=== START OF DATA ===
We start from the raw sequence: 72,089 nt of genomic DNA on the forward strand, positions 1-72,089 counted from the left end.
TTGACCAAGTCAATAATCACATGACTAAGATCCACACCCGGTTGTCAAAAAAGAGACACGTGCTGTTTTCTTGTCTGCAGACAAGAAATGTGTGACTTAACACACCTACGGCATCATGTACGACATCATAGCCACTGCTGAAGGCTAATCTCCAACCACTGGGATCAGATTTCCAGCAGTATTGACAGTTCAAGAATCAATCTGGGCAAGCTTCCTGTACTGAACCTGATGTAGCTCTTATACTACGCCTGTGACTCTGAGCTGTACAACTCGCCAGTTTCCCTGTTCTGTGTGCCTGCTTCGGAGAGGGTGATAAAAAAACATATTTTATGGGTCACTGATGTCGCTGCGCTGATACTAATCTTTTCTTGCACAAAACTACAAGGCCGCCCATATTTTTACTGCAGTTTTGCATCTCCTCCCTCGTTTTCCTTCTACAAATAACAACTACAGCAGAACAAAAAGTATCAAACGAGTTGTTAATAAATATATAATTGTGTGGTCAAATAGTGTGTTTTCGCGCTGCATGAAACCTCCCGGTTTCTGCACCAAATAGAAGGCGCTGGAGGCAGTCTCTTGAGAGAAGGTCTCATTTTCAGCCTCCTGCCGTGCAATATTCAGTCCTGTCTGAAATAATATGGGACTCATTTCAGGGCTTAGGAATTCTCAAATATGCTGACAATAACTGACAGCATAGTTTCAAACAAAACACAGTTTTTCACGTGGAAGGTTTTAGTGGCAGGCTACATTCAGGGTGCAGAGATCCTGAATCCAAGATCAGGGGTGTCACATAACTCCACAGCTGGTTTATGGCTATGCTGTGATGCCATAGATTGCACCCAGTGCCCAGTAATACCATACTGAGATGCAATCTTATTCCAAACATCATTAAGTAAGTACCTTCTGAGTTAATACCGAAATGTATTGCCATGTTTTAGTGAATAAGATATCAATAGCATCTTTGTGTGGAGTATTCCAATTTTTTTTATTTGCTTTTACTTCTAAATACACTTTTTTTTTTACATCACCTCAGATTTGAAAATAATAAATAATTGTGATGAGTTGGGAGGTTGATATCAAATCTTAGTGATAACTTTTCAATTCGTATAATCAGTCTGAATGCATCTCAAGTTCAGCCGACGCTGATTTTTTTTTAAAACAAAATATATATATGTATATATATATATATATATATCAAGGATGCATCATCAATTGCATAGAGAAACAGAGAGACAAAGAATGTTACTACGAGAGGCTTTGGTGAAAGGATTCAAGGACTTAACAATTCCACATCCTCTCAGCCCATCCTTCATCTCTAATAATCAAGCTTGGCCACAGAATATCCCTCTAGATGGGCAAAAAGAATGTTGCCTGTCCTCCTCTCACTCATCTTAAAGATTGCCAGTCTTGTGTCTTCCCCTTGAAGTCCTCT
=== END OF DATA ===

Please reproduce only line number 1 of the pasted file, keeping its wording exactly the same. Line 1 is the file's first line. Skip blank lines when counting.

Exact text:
We start from the raw sequence: 72,089 nt of genomic DNA on the forward strand, positions 1-72,089 counted from the left end.